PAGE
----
Part 2

In part 1 we computed the AAGR & Std Dev of a series of fictitious returns to show that the Std Dev goes up with the volatility while the AAGR or mean average remains the same. Big deal! If I'm getting 6% it's 6%; what do I care about the Std Dev. Well, it's only 6% over the so called long run and you incur the risk of actually earning 6% +/- the Std Dev in any one period. The larger the Std Dev the more you could earn or lose, and it's the lose we are concerned about here.

Now for the real kicker. You aren't really earning 6%. You see, there's more than one type of average and you aren't earning the AAGR. You probably guessed that by now from puzzling over that last column oftable 1labeled CAGR where the percentages actually decrease with increasing Std Dev. Yep, that's the average you're getting. That is the Compound Annual Growth Rate and it is the equivalent return you would have earned if you earned the same amount in each period. By the way, that is why the AAGR is the same as the CAGR for Example 1. Now your head is spinning, but it's not really that hard. In fact you knew this intuitively all along. I'll show you with a common example.

It's the end of 2008. You started the year with let's say $100 in your TSP account but after losing 50% you are down to $50. You pull your money out of the market for the 1st quarter of 2009 while you drown your sorrows, but as you sober up you discover that you timed your trades just right for the rest of 2009 and you earned 50%. Sounds great! You made up your losses from the previous year, right? -50% + 50% averages to 0%. That is the AAGR, so why do you only have $75 in your TSP account. It's because the 50% gain is on a smaller amount, not the original amount you started with and lost. That is why losses hurt more than gains help. That is why a large negative Std Dev is not made up for by an equivalently large positive Std Dev. Turning the loss/gain around to a gain/loss doesn't help you either. In that case even though your initial gain is on the original amount, your subsequent loss is now on the newer larger amount. You lose the same amount either way. You know this. You've been there just like me. So let's compute what we really got, shall we? The formula for the CAGR is relatively simple and is given by:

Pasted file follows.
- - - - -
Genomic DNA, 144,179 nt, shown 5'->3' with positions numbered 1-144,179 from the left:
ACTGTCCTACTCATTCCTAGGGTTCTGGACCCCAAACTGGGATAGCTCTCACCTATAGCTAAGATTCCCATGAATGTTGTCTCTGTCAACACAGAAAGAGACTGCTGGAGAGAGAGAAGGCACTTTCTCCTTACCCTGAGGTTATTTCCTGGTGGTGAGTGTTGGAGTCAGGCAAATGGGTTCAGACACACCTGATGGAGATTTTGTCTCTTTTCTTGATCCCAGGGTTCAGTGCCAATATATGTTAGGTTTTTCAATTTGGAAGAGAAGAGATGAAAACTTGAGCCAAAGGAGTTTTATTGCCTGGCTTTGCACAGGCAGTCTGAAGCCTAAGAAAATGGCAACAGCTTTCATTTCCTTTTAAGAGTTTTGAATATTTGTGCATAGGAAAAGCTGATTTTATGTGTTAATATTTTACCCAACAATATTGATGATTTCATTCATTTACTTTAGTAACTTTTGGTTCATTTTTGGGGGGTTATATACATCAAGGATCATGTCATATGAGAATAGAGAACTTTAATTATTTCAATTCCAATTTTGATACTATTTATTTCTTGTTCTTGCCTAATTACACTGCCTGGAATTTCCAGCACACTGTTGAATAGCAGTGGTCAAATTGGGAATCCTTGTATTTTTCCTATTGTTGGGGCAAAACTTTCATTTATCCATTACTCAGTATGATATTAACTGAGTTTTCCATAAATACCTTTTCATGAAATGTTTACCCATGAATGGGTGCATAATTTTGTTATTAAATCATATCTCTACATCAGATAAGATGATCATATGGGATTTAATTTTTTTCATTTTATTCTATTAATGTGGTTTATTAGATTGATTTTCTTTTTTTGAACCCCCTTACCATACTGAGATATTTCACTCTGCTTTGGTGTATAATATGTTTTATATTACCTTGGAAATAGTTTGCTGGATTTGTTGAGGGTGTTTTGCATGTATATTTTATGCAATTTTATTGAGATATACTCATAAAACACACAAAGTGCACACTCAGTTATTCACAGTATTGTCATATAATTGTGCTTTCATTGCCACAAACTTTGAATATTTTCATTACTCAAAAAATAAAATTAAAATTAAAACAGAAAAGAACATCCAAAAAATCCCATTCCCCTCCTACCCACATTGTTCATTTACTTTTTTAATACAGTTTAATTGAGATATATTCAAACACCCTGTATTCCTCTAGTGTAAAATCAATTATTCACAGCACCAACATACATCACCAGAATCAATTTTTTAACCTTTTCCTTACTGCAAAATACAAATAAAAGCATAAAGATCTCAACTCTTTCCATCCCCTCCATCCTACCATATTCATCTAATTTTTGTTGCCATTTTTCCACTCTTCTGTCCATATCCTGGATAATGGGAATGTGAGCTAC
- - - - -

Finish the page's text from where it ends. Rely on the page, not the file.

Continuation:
What? You don't thinks that's all that simple. How about we use another built-in function instead. We can use the RRI function which has the following syntax:Code:CAGR = [(FV/PV)^(1/number of periods)] - 1

If your spreadsheet doesn't have the RRI function, you can substitute the RATE function in its place. It has the following syntax:Code:= RRI(NPER, PV, FV)

The RATE function is set up to calculate the interest rate on paying off a debt (PV) down to (FV) amount in (NPER) equal payments of (PMT). In our case we don't hold a debt but own the principle so we have to negate the value of PV. We also won't be making any payments or withdrawing any principle so our PMT is 0. Plugging in 2 years for NPER and $75 for FV gives us:Code:= RATE(NPER, PMT, PV, FV)

Now that looks like what happened to us! Going from $100 to $75 in two years is like losing 13.4% a year. That makes a lot more sense than breaking even at 0%.Code:CAGR = RATE(2,0,-100,75) = RRI(2,100,75) = -13.4%

We can use this function to compute the CAGR intable 1but things are a bit more complex because we don't have PVs and FVs but a series of gains and losses. It turns out we can use another function, "FVSCHEDULE", to generate a FV for a dummy PV, of say 1. Plugging that into the RRI or RATE equation in cell J2 gives us:

Drag this entry down the column as before and you should see the values in the last column ofCode:= RRI(COUNT(B2:G2), 1, FVSCHEDULE(1, B2:G2)) or = RATE(COUNT(B2:G2), 0, -1, FVSCHEDULE(1, B2:G2))table 1. Note that instead of just entering a 6 for the count I used another built-in function to compute that. That may seam like an unnecessary complexity in a simple example like this, but with real world data sets it helps preventchange errors. If I change the range B2:G2 in any way I need to change the 6 to the new value. That is too easy to forget or even to miscount. Setting it up with a function like this I only need to make sure the ranges for COUNT match the ranges for FVSCHEDULE.

As an aside, the function FVSCHEDULE is what we typically use to calculate our total return over all periods. You could add column K to your spreadsheet to show the total return over 6 period by typing the following into cell K2:

You Should get something like this in column K.Code:= FVSCHEDULE(1, B2:G2) - 1

Table2Total Return 41.85% 41.81% 40.49% 36.47% 41.74%

This looks like a good place to stop for now. In part three of the article we'll used what we learned here on the annual returns of our TSP funds and see what that tells us. Stay tuned.

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